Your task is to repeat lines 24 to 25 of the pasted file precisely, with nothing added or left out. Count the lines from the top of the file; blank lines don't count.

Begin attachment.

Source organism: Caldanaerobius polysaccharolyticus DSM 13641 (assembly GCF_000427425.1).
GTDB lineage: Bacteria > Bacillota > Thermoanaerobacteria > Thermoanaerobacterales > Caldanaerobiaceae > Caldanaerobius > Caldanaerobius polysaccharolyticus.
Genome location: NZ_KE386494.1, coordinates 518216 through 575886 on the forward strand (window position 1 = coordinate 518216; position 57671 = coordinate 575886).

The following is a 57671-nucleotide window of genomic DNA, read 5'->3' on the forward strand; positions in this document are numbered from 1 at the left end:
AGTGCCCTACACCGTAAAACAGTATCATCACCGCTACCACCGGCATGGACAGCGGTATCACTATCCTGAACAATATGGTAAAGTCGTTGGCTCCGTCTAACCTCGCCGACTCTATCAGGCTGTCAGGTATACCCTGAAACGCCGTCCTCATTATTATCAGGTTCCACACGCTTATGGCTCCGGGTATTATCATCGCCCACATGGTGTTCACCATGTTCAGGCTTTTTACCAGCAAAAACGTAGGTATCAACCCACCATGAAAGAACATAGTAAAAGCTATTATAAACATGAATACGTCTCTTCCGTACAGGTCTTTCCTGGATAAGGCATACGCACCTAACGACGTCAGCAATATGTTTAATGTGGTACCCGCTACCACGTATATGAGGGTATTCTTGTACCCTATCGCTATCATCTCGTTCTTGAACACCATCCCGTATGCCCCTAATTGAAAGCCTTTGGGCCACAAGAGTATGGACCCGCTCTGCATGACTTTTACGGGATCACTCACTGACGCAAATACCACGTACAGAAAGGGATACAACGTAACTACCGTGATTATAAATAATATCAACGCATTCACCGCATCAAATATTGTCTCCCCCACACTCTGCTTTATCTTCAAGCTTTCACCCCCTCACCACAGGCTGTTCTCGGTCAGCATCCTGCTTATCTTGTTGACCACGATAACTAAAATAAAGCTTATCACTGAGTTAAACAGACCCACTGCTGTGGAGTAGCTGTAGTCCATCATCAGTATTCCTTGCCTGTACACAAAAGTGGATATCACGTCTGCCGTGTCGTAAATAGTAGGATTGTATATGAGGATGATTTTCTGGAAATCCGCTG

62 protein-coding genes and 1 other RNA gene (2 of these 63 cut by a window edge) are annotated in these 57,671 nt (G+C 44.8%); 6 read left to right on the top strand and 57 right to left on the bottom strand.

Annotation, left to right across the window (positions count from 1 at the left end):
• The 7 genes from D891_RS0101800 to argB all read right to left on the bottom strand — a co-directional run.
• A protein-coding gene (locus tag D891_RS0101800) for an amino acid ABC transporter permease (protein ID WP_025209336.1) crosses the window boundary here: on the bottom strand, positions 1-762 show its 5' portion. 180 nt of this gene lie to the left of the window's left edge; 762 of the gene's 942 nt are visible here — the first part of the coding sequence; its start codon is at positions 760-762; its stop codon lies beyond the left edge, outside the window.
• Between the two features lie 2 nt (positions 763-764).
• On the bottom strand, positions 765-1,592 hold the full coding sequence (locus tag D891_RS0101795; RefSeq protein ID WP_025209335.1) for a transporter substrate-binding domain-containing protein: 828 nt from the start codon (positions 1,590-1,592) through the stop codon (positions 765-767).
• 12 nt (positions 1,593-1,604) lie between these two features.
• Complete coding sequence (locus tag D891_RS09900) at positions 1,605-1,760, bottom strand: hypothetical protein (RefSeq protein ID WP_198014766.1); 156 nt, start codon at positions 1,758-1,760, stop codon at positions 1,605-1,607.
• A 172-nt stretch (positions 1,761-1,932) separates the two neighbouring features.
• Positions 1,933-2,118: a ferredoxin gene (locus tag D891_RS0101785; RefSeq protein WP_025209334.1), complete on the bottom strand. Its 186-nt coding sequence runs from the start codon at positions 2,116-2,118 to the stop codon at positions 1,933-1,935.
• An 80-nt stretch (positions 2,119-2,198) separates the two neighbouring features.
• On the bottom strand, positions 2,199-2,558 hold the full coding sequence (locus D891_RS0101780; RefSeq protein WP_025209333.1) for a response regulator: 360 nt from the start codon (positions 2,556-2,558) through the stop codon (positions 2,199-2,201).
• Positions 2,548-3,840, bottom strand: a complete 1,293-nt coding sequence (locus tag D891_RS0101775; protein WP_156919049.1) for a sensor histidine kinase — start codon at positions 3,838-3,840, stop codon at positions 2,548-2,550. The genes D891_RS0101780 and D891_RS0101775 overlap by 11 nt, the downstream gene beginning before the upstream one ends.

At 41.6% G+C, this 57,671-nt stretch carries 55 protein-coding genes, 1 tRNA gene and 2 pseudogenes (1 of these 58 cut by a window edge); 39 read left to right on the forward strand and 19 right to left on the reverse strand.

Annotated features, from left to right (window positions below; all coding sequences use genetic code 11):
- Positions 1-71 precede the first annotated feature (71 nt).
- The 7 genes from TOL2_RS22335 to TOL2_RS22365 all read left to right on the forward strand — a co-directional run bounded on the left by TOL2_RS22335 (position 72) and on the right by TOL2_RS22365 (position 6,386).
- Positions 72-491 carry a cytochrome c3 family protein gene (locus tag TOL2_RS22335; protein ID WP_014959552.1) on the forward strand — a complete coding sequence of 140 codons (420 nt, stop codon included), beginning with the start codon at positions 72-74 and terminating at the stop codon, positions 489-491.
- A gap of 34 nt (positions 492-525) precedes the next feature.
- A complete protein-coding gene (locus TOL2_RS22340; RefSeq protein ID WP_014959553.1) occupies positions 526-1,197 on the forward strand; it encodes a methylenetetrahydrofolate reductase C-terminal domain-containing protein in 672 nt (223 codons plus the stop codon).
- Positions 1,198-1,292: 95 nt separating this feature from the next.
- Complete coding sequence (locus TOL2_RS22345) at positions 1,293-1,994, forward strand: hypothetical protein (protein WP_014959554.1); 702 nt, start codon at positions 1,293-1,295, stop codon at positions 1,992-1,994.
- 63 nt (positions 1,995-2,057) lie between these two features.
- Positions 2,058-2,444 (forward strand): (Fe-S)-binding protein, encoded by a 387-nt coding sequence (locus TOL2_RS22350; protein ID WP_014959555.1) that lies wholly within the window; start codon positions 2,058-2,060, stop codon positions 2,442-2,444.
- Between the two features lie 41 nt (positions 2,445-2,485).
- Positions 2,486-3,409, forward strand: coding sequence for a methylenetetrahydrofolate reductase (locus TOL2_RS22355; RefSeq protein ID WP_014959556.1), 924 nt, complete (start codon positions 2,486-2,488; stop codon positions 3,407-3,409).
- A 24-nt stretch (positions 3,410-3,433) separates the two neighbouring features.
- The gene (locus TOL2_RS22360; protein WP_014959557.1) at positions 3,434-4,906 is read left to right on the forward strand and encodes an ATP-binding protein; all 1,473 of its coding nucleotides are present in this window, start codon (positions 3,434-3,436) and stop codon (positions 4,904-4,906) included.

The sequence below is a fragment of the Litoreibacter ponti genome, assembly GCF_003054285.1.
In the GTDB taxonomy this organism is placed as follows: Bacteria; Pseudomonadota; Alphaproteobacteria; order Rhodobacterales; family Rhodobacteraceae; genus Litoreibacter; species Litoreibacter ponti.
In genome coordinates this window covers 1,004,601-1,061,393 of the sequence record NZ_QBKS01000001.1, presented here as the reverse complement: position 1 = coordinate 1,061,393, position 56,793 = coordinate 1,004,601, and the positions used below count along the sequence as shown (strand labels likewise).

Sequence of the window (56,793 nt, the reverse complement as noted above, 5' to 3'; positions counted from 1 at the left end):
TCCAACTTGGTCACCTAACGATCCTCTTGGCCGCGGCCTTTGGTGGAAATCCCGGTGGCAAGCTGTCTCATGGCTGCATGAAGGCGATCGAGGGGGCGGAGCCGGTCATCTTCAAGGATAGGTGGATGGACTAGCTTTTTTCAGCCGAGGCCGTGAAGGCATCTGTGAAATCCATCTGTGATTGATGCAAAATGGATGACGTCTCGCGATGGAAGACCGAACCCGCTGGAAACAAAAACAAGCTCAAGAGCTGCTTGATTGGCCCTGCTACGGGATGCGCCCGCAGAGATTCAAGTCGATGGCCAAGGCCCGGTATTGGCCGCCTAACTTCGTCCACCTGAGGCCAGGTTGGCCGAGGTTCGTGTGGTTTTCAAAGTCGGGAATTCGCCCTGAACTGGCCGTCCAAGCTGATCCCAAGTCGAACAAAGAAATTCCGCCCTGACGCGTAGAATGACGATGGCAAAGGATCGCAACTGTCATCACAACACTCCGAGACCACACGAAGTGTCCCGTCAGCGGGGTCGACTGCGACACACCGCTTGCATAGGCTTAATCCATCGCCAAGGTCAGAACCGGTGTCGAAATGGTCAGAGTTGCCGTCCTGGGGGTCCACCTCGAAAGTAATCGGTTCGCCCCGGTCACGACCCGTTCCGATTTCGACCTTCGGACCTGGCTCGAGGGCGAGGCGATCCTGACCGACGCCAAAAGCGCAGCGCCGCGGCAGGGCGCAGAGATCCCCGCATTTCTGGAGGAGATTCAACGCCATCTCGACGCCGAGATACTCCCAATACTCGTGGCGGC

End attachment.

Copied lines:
- A gap of 34 nt (positions 492-525) precedes the next feature.
- A complete protein-coding gene (locus TOL2_RS22340; RefSeq protein ID WP_014959553.1) occupies positions 526-1,197 on the forward strand; it encodes a methylenetetrahydrofolate reductase C-terminal domain-containing protein in 672 nt (223 codons plus the stop codon).